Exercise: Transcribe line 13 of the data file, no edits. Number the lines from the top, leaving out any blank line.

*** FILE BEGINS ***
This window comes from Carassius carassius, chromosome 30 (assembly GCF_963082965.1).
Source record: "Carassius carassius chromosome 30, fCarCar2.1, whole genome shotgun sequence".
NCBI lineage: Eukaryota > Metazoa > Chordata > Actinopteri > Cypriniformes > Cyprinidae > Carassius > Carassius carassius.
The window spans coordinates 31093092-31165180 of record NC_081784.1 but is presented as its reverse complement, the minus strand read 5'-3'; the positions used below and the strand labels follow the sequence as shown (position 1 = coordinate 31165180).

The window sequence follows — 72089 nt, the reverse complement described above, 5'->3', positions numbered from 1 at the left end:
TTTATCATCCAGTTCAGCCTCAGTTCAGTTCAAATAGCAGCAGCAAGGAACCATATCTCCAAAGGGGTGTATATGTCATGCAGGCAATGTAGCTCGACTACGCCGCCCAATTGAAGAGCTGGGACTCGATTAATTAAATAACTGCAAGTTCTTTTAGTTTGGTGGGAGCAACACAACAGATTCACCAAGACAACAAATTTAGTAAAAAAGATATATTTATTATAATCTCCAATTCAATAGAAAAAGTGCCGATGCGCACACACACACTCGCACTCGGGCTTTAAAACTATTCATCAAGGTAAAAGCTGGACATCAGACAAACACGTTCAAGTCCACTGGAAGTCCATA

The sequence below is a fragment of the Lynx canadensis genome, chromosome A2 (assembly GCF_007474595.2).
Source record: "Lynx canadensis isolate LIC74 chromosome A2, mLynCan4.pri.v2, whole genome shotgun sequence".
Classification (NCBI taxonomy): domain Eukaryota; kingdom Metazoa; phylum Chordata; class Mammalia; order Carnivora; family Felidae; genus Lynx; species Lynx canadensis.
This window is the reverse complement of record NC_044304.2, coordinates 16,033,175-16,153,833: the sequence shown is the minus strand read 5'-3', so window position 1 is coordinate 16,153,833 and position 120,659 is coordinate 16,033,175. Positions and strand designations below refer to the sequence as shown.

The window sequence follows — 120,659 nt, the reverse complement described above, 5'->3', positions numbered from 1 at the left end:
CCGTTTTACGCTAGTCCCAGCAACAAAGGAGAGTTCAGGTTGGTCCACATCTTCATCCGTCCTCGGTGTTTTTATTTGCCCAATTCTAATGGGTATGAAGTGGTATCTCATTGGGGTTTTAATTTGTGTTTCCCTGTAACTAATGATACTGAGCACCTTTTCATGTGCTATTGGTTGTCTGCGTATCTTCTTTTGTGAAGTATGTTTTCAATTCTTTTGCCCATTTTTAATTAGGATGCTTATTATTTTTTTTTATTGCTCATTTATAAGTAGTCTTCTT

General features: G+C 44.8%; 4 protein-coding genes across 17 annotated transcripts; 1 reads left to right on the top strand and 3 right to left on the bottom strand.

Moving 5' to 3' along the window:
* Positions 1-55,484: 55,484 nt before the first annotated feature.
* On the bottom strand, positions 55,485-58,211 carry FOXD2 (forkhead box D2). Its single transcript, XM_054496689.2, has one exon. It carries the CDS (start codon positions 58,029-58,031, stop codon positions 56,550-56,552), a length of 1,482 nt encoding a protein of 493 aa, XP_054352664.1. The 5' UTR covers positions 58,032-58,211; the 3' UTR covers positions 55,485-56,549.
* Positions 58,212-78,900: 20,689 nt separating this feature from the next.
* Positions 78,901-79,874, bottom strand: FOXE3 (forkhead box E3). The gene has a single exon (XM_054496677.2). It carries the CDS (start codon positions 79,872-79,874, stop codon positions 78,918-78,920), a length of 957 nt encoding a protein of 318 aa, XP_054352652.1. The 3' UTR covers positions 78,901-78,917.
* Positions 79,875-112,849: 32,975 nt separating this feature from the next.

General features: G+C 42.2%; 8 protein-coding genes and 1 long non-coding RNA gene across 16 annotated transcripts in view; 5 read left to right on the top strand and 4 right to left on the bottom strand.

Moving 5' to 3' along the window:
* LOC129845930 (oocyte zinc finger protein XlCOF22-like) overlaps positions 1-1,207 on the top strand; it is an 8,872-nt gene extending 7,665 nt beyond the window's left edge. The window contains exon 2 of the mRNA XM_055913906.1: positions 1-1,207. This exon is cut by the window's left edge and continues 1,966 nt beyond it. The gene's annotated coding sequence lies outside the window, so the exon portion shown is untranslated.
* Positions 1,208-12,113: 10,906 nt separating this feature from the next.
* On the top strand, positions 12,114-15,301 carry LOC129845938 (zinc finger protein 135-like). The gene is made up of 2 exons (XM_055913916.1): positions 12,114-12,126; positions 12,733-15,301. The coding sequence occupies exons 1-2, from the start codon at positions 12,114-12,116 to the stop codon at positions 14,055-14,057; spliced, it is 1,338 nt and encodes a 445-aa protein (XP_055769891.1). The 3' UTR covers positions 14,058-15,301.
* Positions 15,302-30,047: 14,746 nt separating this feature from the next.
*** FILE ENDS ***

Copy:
General features: G+C 44.8%; 4 protein-coding genes across 17 annotated transcripts; 1 reads left to right on the top strand and 3 right to left on the bottom strand.